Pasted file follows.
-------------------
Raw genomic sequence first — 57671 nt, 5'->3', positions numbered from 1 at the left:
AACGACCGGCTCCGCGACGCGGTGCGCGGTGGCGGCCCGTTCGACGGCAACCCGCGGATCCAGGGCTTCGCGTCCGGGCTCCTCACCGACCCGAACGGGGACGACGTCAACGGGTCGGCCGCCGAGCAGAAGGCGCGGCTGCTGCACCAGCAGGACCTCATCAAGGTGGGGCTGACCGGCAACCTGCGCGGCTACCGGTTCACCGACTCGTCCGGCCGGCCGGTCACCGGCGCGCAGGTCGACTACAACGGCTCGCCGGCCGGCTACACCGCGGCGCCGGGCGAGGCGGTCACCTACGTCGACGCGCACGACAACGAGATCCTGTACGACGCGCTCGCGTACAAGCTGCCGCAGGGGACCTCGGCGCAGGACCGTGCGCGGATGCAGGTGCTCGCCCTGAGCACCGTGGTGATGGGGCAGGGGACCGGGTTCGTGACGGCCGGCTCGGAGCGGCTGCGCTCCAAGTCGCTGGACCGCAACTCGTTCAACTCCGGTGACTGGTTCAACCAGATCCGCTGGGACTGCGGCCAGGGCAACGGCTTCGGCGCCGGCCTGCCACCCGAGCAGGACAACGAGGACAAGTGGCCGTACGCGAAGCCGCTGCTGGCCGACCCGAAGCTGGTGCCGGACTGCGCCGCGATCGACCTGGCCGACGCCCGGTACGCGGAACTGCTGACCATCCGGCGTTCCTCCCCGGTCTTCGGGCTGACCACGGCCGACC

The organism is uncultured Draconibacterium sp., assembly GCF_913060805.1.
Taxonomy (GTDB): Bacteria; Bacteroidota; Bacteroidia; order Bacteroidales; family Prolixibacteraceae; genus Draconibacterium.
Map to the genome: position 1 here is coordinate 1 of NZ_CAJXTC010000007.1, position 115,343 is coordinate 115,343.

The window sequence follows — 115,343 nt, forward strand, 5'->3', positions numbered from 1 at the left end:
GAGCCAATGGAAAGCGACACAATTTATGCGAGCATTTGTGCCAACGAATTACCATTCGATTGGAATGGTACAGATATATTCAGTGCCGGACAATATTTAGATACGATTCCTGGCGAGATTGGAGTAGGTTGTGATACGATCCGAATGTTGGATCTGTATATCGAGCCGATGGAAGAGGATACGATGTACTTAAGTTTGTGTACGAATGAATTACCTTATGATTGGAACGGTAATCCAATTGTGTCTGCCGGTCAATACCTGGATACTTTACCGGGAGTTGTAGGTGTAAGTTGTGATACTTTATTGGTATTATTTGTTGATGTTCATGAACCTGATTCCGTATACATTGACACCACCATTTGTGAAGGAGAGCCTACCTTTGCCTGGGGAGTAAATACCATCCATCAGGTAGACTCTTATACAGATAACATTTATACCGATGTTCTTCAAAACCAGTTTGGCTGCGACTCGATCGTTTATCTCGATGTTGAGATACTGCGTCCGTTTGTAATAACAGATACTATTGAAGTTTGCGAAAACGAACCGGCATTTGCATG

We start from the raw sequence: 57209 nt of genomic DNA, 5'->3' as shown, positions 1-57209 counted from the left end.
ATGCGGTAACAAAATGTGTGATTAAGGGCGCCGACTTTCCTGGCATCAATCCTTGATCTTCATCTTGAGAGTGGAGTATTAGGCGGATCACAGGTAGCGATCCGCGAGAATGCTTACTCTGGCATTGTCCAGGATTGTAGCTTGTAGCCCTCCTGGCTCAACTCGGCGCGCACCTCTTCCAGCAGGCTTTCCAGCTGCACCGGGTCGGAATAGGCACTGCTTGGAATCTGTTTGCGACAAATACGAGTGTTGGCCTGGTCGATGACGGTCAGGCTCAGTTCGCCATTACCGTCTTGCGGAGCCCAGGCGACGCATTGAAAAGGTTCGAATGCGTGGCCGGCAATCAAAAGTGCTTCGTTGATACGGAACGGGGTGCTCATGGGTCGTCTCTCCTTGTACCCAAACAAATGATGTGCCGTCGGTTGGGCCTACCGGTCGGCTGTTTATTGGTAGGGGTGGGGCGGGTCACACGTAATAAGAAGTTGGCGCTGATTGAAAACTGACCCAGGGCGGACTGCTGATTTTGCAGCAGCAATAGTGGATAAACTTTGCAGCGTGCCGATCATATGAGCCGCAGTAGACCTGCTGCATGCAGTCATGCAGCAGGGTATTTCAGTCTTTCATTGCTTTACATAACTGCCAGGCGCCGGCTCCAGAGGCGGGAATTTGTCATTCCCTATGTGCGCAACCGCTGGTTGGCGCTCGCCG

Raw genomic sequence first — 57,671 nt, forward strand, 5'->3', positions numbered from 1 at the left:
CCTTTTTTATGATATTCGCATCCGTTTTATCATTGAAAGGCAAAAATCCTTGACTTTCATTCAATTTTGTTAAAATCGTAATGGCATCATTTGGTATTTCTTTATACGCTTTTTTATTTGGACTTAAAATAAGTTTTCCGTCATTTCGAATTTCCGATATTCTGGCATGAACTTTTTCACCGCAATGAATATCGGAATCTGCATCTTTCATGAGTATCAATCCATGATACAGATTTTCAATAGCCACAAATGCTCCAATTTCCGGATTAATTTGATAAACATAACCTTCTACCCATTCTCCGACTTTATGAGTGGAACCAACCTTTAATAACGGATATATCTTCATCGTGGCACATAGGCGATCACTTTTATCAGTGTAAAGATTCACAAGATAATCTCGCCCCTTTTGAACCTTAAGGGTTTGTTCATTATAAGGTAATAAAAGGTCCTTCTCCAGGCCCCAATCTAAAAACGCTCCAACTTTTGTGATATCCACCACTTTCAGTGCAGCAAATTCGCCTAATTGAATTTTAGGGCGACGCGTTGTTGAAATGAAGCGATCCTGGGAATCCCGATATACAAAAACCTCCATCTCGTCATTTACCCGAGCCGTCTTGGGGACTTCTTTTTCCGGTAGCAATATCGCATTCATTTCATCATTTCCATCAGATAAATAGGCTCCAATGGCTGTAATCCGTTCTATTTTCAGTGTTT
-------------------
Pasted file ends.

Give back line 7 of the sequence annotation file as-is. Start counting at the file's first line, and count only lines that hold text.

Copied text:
GAGCCAATGGAAAGCGACACAATTTATGCGAGCATTTGTGCCAACGAATTACCATTCGATTGGAATGGTACAGATATATTCAGTGCCGGACAATATTTAGATACGATTCCTGGCGAGATTGGAGTAGGTTGTGATACGATCCGAATGTTGGATCTGTATATCGAGCCGATGGAAGAGGATACGATGTACTTAAGTTTGTGTACGAATGAATTACCTTATGATTGGAACGGTAATCCAATTGTGTCTGCCGGTCAATACCTGGATACTTTACCGGGAGTTGTAGGTGTAAGTTGTGATACTTTATTGGTATTATTTGTTGATGTTCATGAACCTGATTCCGTATACATTGACACCACCATTTGTGAAGGAGAGCCTACCTTTGCCTGGGGAGTAAATACCATCCATCAGGTAGACTCTTATACAGATAACATTTATACCGATGTTCTTCAAAACCAGTTTGGCTGCGACTCGATCGTTTATCTCGATGTTGAGATACTGCGTCCGTTTGTAATAACAGATACTATTGAAGTTTGCGAAAACGAACCGGCATTTGCATG